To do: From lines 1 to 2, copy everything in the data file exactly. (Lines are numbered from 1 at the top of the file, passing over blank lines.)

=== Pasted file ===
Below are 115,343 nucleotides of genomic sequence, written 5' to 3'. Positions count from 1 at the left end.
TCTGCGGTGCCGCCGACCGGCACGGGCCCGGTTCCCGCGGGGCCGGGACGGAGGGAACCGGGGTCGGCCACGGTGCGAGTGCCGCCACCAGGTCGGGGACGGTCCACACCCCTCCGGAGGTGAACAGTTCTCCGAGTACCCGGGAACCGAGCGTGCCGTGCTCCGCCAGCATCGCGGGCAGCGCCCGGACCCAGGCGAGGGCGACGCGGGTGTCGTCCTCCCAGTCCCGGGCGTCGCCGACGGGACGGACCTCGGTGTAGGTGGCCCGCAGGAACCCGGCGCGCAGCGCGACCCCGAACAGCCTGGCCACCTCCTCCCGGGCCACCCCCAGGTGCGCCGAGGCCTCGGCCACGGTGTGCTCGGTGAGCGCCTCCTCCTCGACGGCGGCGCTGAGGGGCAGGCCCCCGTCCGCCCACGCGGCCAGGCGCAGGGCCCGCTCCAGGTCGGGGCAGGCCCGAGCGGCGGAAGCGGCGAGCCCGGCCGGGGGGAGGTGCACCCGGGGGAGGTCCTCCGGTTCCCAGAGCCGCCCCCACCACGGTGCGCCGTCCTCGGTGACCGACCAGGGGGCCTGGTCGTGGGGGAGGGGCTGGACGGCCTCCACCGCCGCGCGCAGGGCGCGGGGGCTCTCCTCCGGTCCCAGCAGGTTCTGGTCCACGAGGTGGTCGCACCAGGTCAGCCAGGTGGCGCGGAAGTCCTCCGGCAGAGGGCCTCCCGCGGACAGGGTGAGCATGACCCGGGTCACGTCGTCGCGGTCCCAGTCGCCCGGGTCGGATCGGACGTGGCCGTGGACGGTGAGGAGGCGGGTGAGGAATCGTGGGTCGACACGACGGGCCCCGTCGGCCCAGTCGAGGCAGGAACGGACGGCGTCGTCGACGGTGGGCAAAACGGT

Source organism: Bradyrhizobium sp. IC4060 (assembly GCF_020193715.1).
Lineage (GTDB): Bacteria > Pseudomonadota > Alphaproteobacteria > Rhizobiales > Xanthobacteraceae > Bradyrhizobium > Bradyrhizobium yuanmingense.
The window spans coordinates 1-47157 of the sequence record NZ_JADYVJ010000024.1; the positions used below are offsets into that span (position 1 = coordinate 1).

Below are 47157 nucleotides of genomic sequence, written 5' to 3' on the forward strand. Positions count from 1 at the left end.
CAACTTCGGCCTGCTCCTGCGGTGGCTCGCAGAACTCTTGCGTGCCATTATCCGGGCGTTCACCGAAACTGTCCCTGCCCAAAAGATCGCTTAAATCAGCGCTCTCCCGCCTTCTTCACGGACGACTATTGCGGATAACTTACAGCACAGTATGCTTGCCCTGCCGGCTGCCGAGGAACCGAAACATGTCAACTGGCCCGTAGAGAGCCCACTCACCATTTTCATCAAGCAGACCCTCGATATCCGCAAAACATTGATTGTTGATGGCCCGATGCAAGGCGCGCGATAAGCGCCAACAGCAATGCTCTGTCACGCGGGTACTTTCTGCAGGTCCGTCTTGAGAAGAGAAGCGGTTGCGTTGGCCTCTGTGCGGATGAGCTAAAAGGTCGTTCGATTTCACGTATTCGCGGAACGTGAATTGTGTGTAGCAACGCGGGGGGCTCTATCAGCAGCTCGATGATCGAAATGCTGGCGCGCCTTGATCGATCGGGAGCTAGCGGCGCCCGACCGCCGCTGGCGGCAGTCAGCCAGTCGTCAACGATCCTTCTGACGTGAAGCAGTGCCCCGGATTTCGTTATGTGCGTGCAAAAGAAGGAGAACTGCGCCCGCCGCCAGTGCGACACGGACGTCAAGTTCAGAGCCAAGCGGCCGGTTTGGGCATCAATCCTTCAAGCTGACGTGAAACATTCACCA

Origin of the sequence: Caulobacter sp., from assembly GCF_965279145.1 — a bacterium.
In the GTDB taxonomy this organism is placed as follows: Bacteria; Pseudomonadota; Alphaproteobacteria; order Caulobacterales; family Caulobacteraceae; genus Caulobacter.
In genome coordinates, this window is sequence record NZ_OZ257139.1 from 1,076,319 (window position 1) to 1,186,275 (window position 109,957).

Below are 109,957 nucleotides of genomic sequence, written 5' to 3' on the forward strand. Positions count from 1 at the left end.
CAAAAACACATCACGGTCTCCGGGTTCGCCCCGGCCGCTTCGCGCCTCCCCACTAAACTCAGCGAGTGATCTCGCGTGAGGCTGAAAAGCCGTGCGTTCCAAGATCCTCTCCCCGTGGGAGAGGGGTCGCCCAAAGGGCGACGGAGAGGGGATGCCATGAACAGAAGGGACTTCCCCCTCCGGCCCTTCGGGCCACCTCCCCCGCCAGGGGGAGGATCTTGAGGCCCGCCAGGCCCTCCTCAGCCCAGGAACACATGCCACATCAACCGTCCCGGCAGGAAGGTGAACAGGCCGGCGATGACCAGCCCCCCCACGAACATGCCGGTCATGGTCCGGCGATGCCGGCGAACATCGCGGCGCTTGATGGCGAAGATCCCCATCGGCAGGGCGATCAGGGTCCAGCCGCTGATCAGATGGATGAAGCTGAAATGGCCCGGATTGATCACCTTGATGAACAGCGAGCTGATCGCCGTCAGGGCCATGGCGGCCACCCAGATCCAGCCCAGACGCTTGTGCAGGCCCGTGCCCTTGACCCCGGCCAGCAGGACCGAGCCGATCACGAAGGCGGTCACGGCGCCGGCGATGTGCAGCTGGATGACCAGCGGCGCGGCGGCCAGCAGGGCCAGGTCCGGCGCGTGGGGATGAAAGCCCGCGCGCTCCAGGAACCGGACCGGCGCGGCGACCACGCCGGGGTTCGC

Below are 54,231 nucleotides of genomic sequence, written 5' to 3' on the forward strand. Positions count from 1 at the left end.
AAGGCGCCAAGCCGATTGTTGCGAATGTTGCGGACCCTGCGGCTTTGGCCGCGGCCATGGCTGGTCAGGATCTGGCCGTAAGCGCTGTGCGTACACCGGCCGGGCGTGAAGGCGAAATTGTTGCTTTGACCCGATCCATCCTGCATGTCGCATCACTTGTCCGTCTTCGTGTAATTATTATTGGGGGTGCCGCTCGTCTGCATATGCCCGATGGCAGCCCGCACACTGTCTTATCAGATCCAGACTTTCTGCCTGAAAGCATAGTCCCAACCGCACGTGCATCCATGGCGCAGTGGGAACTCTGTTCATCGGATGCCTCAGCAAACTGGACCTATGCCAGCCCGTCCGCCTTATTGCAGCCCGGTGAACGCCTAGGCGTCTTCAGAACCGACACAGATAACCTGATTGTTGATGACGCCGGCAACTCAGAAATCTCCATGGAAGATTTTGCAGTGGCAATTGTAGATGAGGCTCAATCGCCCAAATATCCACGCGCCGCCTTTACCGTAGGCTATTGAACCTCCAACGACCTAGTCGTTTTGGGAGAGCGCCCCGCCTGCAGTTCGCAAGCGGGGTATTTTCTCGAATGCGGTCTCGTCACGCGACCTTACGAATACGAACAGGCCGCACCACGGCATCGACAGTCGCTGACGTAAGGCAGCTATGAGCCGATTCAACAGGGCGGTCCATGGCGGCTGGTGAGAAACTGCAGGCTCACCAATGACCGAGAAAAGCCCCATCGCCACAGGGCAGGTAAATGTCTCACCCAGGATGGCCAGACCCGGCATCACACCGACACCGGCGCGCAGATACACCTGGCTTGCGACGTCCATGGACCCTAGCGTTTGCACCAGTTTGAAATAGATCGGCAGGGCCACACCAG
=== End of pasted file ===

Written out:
Below are 115,343 nucleotides of genomic sequence, written 5' to 3'. Positions count from 1 at the left end.
TCTGCGGTGCCGCCGACCGGCACGGGCCCGGTTCCCGCGGGGCCGGGACGGAGGGAACCGGGGTCGGCCACGGTGCGAGTGCCGCCACCAGGTCGGGGACGGTCCACACCCCTCCGGAGGTGAACAGTTCTCCGAGTACCCGGGAACCGAGCGTGCCGTGCTCCGCCAGCATCGCGGGCAGCGCCCGGACCCAGGCGAGGGCGACGCGGGTGTCGTCCTCCCAGTCCCGGGCGTCGCCGACGGGACGGACCTCGGTGTAGGTGGCCCGCAGGAACCCGGCGCGCAGCGCGACCCCGAACAGCCTGGCCACCTCCTCCCGGGCCACCCCCAGGTGCGCCGAGGCCTCGGCCACGGTGTGCTCGGTGAGCGCCTCCTCCTCGACGGCGGCGCTGAGGGGCAGGCCCCCGTCCGCCCACGCGGCCAGGCGCAGGGCCCGCTCCAGGTCGGGGCAGGCCCGAGCGGCGGAAGCGGCGAGCCCGGCCGGGGGGAGGTGCACCCGGGGGAGGTCCTCCGGTTCCCAGAGCCGCCCCCACCACGGTGCGCCGTCCTCGGTGACCGACCAGGGGGCCTGGTCGTGGGGGAGGGGCTGGACGGCCTCCACCGCCGCGCGCAGGGCGCGGGGGCTCTCCTCCGGTCCCAGCAGGTTCTGGTCCACGAGGTGGTCGCACCAGGTCAGCCAGGTGGCGCGGAAGTCCTCCGGCAGAGGGCCTCCCGCGGACAGGGTGAGCATGACCCGGGTCACGTCGTCGCGGTCCCAGTCGCCCGGGTCGGATCGGACGTGGCCGTGGACGGTGAGGAGGCGGGTGAGGAATCGTGGGTCGACACGACGGGCCCCGTCGGCCCAGTCGAGGCAGGAACGGACGGCGTCGTCGACGGTGGGCAAAACGGT